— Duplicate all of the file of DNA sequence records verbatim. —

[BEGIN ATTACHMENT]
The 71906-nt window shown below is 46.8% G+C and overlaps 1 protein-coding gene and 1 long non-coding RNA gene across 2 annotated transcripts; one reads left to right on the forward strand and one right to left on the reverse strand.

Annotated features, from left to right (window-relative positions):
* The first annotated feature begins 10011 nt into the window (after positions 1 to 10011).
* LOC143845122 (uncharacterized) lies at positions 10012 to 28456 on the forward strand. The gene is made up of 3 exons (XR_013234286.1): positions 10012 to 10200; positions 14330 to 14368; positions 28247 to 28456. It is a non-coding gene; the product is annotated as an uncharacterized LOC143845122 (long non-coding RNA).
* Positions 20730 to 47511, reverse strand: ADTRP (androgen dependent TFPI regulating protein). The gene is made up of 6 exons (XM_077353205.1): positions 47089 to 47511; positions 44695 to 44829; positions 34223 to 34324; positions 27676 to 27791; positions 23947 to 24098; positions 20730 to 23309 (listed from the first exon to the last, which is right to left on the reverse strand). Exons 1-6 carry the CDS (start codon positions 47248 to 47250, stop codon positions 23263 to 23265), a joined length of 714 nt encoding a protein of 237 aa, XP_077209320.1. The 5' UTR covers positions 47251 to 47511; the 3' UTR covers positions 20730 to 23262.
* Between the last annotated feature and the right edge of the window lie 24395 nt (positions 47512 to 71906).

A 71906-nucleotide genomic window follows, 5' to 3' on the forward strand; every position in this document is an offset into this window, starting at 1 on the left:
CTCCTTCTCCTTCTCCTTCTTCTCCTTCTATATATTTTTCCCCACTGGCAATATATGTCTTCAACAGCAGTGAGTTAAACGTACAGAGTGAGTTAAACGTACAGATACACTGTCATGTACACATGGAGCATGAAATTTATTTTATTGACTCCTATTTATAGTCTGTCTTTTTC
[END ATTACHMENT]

The 71906-nt window shown below is 46.8% G+C and overlaps 1 protein-coding gene and 1 long non-coding RNA gene across 2 annotated transcripts; one reads left to right on the forward strand and one right to left on the reverse strand.

Annotated features, from left to right (window-relative positions):
* The first annotated feature begins 10011 nt into the window (after positions 1 to 10011).
* LOC143845122 (uncharacterized) lies at positions 10012 to 28456 on the forward strand. The gene is made up of 3 exons (XR_013234286.1): positions 10012 to 10200; positions 14330 to 14368; positions 28247 to 28456. It is a non-coding gene; the product is annotated as an uncharacterized LOC143845122 (long non-coding RNA).
* Positions 20730 to 47511, reverse strand: ADTRP (androgen dependent TFPI regulating protein). The gene is made up of 6 exons (XM_077353205.1): positions 47089 to 47511; positions 44695 to 44829; positions 34223 to 34324; positions 27676 to 27791; positions 23947 to 24098; positions 20730 to 23309 (listed from the first exon to the last, which is right to left on the reverse strand). Exons 1-6 carry the CDS (start codon positions 47248 to 47250, stop codon positions 23263 to 23265), a joined length of 714 nt encoding a protein of 237 aa, XP_077209320.1. The 5' UTR covers positions 47251 to 47511; the 3' UTR covers positions 20730 to 23262.
* Between the last annotated feature and the right edge of the window lie 24395 nt (positions 47512 to 71906).

A 71906-nucleotide genomic window follows, 5' to 3' on the forward strand; every position in this document is an offset into this window, starting at 1 on the left:
CTCCTTCTCCTTCTCCTTCTTCTCCTTCTATATATTTTTCCCCACTGGCAATATATGTCTTCAACAGCAGTGAGTTAAACGTACAGAGTGAGTTAAACGTACAGATACACTGTCATGTACACATGGAGCATGAAATTTATTTTATTGACTCCTATTTATAGTCTGTCTTTTTC